Everton Blender, Admiral Tibbet & Determine - Sunday 17th August 2003Well, this night was, no doubt, a big lesson for the promoters involved - It takes more than a few flyers and some tickets printed to put on a show. And to just expect people to turn up.
I was rather taken aback on arrival at about 10.45pm to find about 15 people in the place. The numbers then swelled to, ooooh, maybe 35, by about 12.30 !!
Very sad to see such a small turn out, especially considering what we were celebrating. The lyrics certainly rang true that night indeed "no-one remembers old Marcus Garvey....". However, methinks it was just to lack of advertising and promotion of the show. It was put on at the right time (week before Carnival), there was nothing else that clashed that night with it etc etc.. Just luck of the draw in the promotions game I guess.
Anyhows, I was more than expecting them to call it a night, cut there losses and give people there money back, but no, the show went on !
Admiral Tibbet was a no show, I don't think he is even in the country at the moment, so don't know the details of that, suffice to say, no mention of him, or apology for him not appearing, was ever made on the night.
On arrival, Jah Surzimma was playing in fine style (though it was being mixed a bit loud for an empty venue) he drew some tunes I've never heard before in my life. Great stuff.
Little later the show kicks off, a couple of Poets came out to bless the night (sorry names escape me) and then Sandeeno, a man who surely deserves a bigger break than he has so far received, did a few nice songs PA style. That Included a pretty nice reworking of the R Kelly "remix to ignition" thats being used by everyone at the moment, lyrics swapped for some nice conscious Anti Gun lyrics.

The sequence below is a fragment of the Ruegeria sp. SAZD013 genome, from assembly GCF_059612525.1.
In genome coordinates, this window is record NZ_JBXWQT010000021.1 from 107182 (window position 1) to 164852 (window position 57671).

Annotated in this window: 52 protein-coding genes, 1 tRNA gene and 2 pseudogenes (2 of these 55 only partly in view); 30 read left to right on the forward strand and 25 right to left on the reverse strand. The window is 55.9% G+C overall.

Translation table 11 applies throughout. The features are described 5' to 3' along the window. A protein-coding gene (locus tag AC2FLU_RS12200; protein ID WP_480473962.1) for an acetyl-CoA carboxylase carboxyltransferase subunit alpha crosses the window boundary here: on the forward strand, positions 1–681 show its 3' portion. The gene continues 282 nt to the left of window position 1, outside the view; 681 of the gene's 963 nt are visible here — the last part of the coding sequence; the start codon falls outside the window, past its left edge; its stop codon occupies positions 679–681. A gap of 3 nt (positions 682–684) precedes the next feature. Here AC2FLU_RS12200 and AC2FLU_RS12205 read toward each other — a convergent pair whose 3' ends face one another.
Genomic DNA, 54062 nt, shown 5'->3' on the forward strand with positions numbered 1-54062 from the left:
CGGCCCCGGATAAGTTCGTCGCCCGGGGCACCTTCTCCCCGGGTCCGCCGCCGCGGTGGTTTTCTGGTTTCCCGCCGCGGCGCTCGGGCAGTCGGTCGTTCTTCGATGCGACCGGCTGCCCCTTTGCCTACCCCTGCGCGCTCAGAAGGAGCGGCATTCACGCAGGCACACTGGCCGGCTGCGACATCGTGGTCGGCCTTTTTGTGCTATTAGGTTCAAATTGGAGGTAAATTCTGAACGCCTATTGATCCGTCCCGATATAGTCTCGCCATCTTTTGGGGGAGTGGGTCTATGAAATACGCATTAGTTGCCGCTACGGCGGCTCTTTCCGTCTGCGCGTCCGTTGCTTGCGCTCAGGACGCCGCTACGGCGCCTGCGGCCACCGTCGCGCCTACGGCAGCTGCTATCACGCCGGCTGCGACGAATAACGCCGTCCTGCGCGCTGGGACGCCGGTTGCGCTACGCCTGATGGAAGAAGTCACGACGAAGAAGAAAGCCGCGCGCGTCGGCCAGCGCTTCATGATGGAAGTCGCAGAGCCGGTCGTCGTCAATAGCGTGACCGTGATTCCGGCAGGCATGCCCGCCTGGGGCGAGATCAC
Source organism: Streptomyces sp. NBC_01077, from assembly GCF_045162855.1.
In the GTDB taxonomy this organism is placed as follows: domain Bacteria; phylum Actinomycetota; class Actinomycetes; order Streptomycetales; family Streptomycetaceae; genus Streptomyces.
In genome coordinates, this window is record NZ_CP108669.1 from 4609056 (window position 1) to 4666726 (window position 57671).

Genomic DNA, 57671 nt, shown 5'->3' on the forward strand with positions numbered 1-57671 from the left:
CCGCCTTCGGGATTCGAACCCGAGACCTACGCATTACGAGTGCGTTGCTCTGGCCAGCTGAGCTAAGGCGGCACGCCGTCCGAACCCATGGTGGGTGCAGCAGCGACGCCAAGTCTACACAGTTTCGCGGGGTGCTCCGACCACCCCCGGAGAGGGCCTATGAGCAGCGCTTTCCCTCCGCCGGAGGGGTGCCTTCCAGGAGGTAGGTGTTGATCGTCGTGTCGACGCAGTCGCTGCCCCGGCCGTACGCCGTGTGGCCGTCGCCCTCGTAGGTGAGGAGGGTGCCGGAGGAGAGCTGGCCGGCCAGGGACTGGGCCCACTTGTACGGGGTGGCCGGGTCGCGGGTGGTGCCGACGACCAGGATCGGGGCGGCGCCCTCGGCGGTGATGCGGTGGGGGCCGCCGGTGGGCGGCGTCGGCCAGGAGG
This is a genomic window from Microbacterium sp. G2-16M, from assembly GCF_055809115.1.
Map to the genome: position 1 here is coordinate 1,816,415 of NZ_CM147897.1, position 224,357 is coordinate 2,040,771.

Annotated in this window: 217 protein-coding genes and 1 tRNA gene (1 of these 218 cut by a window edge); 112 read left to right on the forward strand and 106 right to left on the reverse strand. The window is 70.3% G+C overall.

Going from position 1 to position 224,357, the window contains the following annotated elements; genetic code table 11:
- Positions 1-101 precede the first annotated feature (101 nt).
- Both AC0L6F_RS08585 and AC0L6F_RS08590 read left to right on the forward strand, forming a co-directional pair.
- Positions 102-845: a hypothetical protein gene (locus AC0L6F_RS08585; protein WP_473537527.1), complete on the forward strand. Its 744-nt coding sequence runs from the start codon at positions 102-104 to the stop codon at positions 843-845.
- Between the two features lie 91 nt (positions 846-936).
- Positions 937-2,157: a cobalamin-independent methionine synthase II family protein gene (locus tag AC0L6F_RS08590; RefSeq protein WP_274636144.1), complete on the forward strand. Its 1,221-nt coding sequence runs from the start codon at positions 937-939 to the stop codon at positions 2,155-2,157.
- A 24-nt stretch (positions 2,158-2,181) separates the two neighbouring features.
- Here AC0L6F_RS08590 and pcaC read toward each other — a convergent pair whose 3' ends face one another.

Then came on stage the diminuitive Serial K, female singer out of Mo' bay. She did a couple of tunes and tried to build up the vibes, begging the crowd "that its not the crowd size thats necessary, but the vibes you make, and to make some coz' she works off of vibes".
Next up was Ayesha Blender, Evertons daughter (who also sang backing vocals on his set). A very sweet performer, young and full of vibes with a little shyness there still. She did a lovely rendition of Dennis' "Here I come".
And then onto the main business of the night.
Determine came first and immediately caught the place a Fire ! Before he came on you were all very conscious of how few people were in there. It was like someone performing in your front room, and the 'crowd' (if you can call it that) were reacting that way too, a little shy to come forward or to sing along, as it was your one lone voice you could hear!. Well, Determine blasted onto the stage at 100mph which was what was needed to get the audience with him. The crowd, as little as we were, responded accordingly jumping up and shaking the mans hand. And you suddenly forgot all about the 'front room performance' thing, you were at a stage show and you were enjoying yourself!
He got big support from the small posse of fans there, and gave a very professional performance in response. I don't think he could give a better performance if he was in front of a crowd of thousands. He kept us all right with him. Blasting strictly 100% conscious, cultural lyrics. At times DJ-ing raw and hard, at times singing really sweetly and then settling down on the monitors at the front to 'chant' low and clear to the fans, the Mixing desk had a problem keeping up ! On a couple of occasions he had to politely ask them to turn down the mike and take off any reverb and so on.. as he "is an artist that wants to make the crowd hear every word"
He really impressed me this night. The way he handled such a tiny audience. I have nothing now but the greatest respect for the man. If I liked his material before, I am a fan now, which is what a stage show is really all about doing isn't it ?! He gave a fairly long performance, all things considering, only leaving a little time for Everton Blender, who again, came on professionally enough, although you could see his Vibes weren't there, and appeared to be going through the motions somewhat.
Aside from a few occasions where he addressed the crowd, he maintained steady eye contact away and to the floor, I guess it was too disheartening to look up and out at nothing but the mixing desk. Anyhow, he worked through his songs neat enough and had a little fun, World Corruption was dropped and of course he closed the night with "Lift up your head" and "Ghetto People Song"...and that was that.
A big shame all in all, for what should have been a great night of celebrations, but fullest respect goes out to the artists involved, especially Determine, for maintaining the old adage of "The show must go on"....
Review by Sister Ali